Face transplant

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Face transplant is an advanced technology which enables doctors to transplant part, or all, of a face from a donor. Earlier, the only ­way t­o fix severe facial disfigurement was with skin grafts which involved taking pieces of healthy skin from elsewhere on the body or from a cadaver and placing them over the missing parts of the face. Face transplant looks and acts far more realistic than skin grafts.


Why should I be aware of this?

  • Face transplant is not a routine operation like getting a facelift, or cosmetic surgery
  • As face transplants involve big risks and lifelong need to take medicines to prevent rejection, they are likely to remain uncommon and used on only the most severely disfigured.

All about face transplant

Face transplants go far beyond the transfer of skin and facial features, using things like bone and cartilage for reconstruction.

The idea of replacing a diseased organ with a healthy one from a donor was under consideration for very long but could not be implemented as the human body is not particularly receptive to foreign tissues. The immune system, which is always on guard against any invasion of bacteria, viruses or other potentially dangerous substances, sees it as invasion and resists the invasion. White blood cells attack and destroy the unknown tissue in a process known as rejection.

Eventually, scientists realized that when there was genetic similarity between the problem of rejection didn’t occur.

World’s first partial face transplant

The world’s first partial face transplant was performed in Amiens, France, in late November 2005 on Isabelle Dinoire, 38, who was seriously disfigured by her Labrador retriever. The first U.S. face transplant, and the most extensive operation so far, was done in December 2008 when the doctors at Cleveland Clinic replaced 80 percent of a woman's face with that of a female cadaver.

Though the early successes are encouraging, there is call for hyper-vigilance about helping patients understand what they're getting into. People who have received other transplants -- organs, hands -- have sometimes discovered they traded one set of problems for another, and get sick of taking the medicines needed to maintain the transplant.

The process

The donor chosen should be alive on life support, but brain dead with no hope of recovering. The donor should alive because the tissues must still be connected to an active blood source. Doctors try to match recipients with a donor of a similar age and skin tone. More important is matching the blood and tissue, because a poor match will end in the recipient rejecting the new tissues.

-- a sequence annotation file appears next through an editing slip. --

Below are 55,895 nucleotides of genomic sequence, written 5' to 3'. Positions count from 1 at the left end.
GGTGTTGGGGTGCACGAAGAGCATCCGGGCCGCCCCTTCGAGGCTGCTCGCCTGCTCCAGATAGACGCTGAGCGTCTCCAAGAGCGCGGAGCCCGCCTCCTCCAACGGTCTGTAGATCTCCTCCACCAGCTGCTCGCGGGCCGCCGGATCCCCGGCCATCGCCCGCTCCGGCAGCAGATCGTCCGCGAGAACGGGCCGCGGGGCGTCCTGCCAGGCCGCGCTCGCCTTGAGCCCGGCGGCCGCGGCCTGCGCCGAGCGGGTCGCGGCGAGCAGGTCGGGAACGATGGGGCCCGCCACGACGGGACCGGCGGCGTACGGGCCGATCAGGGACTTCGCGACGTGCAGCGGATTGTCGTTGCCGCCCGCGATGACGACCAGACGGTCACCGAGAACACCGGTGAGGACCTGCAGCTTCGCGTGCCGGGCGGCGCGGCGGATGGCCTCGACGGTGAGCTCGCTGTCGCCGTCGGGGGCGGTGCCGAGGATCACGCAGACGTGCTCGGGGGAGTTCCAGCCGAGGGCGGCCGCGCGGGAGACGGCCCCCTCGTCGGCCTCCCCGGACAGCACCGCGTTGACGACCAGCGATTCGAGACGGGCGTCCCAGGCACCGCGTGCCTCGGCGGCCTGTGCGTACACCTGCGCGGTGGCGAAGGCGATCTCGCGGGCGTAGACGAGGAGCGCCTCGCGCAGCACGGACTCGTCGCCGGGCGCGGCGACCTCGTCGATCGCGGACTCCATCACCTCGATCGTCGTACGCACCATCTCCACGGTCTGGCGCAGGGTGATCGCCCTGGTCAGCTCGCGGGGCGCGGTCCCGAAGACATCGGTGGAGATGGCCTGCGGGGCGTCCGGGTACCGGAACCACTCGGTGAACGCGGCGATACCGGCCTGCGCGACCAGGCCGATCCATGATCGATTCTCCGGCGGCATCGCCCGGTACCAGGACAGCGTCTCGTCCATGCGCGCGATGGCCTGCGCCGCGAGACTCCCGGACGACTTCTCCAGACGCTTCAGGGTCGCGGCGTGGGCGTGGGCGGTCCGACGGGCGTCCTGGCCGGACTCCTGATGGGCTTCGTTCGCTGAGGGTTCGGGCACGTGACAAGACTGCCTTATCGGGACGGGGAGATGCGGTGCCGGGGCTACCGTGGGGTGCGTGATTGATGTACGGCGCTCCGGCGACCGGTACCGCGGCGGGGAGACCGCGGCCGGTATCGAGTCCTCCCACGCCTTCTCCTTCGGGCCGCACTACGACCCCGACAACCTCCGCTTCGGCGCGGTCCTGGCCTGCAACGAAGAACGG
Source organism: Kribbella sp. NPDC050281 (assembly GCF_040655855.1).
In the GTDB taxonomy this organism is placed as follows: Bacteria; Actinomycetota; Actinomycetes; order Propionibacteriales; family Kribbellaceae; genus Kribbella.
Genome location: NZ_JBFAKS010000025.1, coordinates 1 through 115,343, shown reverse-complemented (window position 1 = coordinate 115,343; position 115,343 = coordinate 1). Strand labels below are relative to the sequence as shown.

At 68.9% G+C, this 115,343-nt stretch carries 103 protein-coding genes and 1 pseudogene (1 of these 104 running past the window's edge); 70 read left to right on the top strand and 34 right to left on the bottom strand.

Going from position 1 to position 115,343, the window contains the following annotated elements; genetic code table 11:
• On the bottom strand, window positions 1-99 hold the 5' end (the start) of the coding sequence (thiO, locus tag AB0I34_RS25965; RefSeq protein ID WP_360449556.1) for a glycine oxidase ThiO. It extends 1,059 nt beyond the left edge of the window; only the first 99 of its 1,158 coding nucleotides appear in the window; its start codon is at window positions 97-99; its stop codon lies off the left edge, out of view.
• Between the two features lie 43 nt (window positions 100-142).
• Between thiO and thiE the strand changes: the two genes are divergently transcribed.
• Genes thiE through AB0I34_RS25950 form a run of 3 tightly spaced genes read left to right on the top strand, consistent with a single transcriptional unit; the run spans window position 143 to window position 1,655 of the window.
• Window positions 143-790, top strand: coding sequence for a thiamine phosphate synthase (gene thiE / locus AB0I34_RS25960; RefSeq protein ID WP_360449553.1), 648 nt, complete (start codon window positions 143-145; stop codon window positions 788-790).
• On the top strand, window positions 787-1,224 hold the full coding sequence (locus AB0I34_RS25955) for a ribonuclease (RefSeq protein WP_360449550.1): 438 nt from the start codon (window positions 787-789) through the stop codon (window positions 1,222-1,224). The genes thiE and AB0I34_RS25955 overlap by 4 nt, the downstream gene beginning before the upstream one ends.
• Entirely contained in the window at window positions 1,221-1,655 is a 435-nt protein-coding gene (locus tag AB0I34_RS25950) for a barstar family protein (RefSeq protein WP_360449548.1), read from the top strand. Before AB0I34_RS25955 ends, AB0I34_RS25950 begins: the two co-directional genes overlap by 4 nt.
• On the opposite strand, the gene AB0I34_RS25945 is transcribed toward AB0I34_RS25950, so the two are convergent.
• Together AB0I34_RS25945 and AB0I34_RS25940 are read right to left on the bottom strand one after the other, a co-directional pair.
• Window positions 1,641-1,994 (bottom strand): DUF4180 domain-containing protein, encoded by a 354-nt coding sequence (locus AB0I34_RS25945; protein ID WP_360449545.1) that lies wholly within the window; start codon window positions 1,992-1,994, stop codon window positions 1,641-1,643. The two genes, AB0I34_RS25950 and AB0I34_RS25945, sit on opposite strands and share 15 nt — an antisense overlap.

The risks

As with any other surgery, the main risks with face transplant are excessive bleeding and infection. There is also the risk of blood clot forming in one of the reattached blood vessels. This may block the blood supply to the new face and kill the tissue.

Even if the tissue type matches those of the donor, there is still the possibility of rejection. There are also risks to the drugs used to prevent rejection because they suppress the immune system and lower its ability to fight off infection. People who take immunosuppressive drugs are more likely to develop diabetes, kidney disease, infections and cancer.

Apart from physical complications there are a number of psychological issues too. Having a totally different face can be traumatic, and people who undergo this operation may need counseling to regain some normalcy in their lives.

The controversies

Though the technology has been around, doctors attempted the procedure only recently mainly because of ethical concerns. The first concern is over the donor, whose family must be willing to turn off life-support machines while the person is still technically alive. Other ethicists are concerned about patients assuming the risks of major surgery when their lives are not technically in danger. How the technology, and the debate, evolves will become clearer in the coming years.

90 degrees

One big question everyone asks is: Will the face transplant recipient look exactly like the donor? The answer is no. Your looks are not defined solely by your skin -- the underlying bone structure also is an important factor. After the procedure, the patient will actually look like a combination of him- or herself and the donor. [1]


  • Face transplants gain ground in US
  • First U.S. Face Transplant Described
  • How Face Transplants Work


  1. HowStuffWorks